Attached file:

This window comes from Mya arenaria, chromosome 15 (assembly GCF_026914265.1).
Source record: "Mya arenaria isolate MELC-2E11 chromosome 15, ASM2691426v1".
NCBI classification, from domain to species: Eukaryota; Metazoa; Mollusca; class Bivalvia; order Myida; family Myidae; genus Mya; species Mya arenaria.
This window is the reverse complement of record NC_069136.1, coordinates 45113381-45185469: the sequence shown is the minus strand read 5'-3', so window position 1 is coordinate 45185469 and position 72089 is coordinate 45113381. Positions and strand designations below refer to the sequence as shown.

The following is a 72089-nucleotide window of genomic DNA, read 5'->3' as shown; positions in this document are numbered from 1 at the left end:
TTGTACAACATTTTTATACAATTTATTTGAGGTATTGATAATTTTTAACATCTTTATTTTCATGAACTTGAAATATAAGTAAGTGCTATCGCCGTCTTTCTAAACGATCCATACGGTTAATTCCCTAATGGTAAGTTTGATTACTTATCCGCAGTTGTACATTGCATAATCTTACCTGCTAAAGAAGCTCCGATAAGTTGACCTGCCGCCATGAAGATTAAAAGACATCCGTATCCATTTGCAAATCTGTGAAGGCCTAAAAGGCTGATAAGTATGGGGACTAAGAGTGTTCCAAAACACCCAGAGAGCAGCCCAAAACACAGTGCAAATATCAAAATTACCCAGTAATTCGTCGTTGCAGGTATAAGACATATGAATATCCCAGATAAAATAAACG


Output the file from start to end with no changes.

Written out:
This window comes from Mya arenaria, chromosome 15 (assembly GCF_026914265.1).
Source record: "Mya arenaria isolate MELC-2E11 chromosome 15, ASM2691426v1".
NCBI classification, from domain to species: Eukaryota; Metazoa; Mollusca; class Bivalvia; order Myida; family Myidae; genus Mya; species Mya arenaria.
This window is the reverse complement of record NC_069136.1, coordinates 45113381-45185469: the sequence shown is the minus strand read 5'-3', so window position 1 is coordinate 45185469 and position 72089 is coordinate 45113381. Positions and strand designations below refer to the sequence as shown.

The following is a 72089-nucleotide window of genomic DNA, read 5'->3' as shown; positions in this document are numbered from 1 at the left end:
TTGTACAACATTTTTATACAATTTATTTGAGGTATTGATAATTTTTAACATCTTTATTTTCATGAACTTGAAATATAAGTAAGTGCTATCGCCGTCTTTCTAAACGATCCATACGGTTAATTCCCTAATGGTAAGTTTGATTACTTATCCGCAGTTGTACATTGCATAATCTTACCTGCTAAAGAAGCTCCGATAAGTTGACCTGCCGCCATGAAGATTAAAAGACATCCGTATCCATTTGCAAATCTGTGAAGGCCTAAAAGGCTGATAAGTATGGGGACTAAGAGTGTTCCAAAACACCCAGAGAGCAGCCCAAAACACAGTGCAAATATCAAAATTACCCAGTAATTCGTCGTTGCAGGTATAAGACATATGAATATCCCAGATAAAATAAACG